Since 2001, the population of the village has changed.  Younger customers (25 to 35 year age range) now shop with him, and their tastes reflect the current fast-moving society.  They want fast food such as frozen ready meals, fine wines, home made samosas, and more unusual items which they can’t easily get from supermarkets. 

Mouse over image to enlarge.

Raman offers the kind of service which says “if we’ve not got it in stock, and if it’s available, I’ll have some for you tomorrow”.  I spent over an hour chatting and observing customers and what they bought.  Most popular items seemed to be bread, milk, alcohol and cigarettes, but there were examples of the sort of specialist service which Raman had described.  One lady wanted, and obtained, some candles for a cake, and a young man wanted some coriander (to make coriander soup for the evening meal).  After a moment’s hesitation, Raman disappeared into a back room and reappeared with a bunch, to the delight of his customer!   Another customer told me that, unable to get poppy seeds at any supermarkets, she happened to mention the fact to ex-baker Raman who produced some on the spot.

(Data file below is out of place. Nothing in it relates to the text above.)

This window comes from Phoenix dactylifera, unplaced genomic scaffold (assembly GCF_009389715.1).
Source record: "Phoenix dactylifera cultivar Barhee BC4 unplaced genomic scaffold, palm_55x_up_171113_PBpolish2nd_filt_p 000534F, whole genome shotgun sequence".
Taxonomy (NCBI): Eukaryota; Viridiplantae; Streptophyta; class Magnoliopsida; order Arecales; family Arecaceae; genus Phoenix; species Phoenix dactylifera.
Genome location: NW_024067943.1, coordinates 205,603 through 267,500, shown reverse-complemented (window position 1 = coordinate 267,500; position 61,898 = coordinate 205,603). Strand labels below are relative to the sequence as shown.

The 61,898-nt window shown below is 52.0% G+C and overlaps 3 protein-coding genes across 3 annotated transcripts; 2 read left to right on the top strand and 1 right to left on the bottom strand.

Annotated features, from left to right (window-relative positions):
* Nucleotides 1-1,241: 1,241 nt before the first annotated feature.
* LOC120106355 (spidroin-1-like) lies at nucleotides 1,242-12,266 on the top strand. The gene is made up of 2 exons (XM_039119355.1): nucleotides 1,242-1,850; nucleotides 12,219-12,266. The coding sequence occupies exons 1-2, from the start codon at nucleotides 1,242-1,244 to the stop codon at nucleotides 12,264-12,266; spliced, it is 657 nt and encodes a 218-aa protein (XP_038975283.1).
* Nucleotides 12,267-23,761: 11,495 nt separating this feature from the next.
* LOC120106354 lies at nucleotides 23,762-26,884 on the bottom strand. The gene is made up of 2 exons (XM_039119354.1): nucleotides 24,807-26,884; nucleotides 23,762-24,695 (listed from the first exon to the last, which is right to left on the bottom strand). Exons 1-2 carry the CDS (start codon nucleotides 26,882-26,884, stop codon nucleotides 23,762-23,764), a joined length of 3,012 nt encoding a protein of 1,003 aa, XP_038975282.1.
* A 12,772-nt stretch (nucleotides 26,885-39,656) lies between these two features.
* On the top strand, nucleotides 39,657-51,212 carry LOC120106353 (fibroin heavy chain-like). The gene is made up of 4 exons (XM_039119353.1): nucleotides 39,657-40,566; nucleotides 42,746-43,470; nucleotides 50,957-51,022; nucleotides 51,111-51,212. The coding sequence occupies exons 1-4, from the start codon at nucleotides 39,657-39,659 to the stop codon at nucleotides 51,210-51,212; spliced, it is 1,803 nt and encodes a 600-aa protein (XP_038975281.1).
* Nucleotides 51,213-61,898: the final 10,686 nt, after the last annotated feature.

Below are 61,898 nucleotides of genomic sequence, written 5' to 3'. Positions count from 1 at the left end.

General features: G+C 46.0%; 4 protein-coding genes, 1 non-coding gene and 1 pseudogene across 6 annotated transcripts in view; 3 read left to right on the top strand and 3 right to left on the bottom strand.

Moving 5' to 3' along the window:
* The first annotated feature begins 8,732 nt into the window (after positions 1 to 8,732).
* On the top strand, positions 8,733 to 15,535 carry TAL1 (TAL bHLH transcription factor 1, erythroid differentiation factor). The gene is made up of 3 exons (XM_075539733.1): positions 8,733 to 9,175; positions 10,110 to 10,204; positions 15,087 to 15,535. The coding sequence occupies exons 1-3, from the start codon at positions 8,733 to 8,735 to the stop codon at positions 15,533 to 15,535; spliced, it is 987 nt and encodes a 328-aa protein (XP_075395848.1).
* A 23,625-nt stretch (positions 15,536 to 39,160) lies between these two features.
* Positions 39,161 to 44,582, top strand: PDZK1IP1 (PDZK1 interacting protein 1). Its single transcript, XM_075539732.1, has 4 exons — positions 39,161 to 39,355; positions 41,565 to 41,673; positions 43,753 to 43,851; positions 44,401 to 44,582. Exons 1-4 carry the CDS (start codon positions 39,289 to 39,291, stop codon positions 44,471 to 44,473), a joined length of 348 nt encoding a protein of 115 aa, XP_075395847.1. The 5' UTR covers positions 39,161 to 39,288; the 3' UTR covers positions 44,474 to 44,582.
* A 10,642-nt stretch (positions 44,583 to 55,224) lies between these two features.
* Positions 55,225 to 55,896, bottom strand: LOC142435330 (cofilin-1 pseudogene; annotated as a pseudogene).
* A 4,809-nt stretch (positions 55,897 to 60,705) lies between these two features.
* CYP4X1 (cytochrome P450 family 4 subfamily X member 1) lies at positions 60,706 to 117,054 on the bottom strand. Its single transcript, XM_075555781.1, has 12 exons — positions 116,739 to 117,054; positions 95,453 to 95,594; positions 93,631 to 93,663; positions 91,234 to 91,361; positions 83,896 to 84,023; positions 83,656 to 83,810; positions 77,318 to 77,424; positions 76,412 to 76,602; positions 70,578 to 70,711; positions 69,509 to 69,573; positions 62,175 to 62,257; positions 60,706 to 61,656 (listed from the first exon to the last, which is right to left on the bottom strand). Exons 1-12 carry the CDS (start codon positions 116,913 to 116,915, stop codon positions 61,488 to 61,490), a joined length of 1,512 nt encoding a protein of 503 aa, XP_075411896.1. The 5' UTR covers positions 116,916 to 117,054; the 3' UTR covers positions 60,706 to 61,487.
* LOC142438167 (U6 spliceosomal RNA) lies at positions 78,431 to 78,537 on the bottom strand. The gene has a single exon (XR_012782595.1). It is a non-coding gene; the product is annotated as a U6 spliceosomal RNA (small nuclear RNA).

Raman and Ramila stayed in the Spar group for only a few months in 1992, before trading independently.  They felt that the Spar organisation exercised too strict a control of pricing.  Apart from householders from the village, they also have students from Shipley College who buy sandwiches and drinks there.  I was impressed with the couple’s commitment to personal service to the community.  They feel that the village needs and deserves a reliable grocer on the doorstep.  The shop continues much as it has always been run.  There’s no bar coding or electronic stock control; no advertising; no market research or price comparisons with competitors.  They just stay open for as long as customers want them (8am to 10pm) and get to know their customers, and what they like, very well.

The History of The Spa

Titus Street
Nos 20/21  In 1870, this shop was run by William Holt, tobacconist, but in 1871 it was taken over by Mattias Taylor, hairdresser.  From this point on, until the present day, it has been a food shop.  In 1879 and 1881 it was Hargreave, grocer.  Benjamin Hargreave was the 42 year old owner in 1881, assisted by his sisters-in-law, Rachael Sagar and Elizabeth Ann Mitchell who were both confectioners.  His 17 year old daughter, Helen, helped in the shop.  In 1898, it was William Greave, confectioner.  In 1912, it was TJ Clark, grocer.